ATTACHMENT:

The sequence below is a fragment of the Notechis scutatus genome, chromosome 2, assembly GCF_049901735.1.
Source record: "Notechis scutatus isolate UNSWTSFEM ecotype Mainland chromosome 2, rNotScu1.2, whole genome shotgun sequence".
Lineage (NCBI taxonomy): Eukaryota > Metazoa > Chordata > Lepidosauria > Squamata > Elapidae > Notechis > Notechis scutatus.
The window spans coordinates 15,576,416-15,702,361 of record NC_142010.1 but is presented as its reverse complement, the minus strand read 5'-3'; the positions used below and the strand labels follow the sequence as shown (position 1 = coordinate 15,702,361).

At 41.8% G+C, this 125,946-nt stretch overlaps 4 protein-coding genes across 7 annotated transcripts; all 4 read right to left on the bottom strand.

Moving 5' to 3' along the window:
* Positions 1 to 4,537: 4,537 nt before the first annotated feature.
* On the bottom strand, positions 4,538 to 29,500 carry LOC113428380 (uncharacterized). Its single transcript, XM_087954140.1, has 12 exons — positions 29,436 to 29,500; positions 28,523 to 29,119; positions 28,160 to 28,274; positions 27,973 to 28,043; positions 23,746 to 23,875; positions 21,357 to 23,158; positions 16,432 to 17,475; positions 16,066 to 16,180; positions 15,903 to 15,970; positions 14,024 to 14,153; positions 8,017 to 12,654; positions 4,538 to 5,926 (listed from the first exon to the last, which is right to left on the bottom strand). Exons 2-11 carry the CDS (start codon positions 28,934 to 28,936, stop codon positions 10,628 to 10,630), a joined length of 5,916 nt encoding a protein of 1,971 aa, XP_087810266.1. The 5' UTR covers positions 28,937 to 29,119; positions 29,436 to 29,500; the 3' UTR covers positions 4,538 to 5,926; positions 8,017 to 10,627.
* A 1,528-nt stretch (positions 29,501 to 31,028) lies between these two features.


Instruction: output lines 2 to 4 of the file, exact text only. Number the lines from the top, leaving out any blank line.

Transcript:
Source record: "Notechis scutatus isolate UNSWTSFEM ecotype Mainland chromosome 2, rNotScu1.2, whole genome shotgun sequence".
Lineage (NCBI taxonomy): Eukaryota > Metazoa > Chordata > Lepidosauria > Squamata > Elapidae > Notechis > Notechis scutatus.
The window spans coordinates 15,576,416-15,702,361 of record NC_142010.1 but is presented as its reverse complement, the minus strand read 5'-3'; the positions used below and the strand labels follow the sequence as shown (position 1 = coordinate 15,702,361).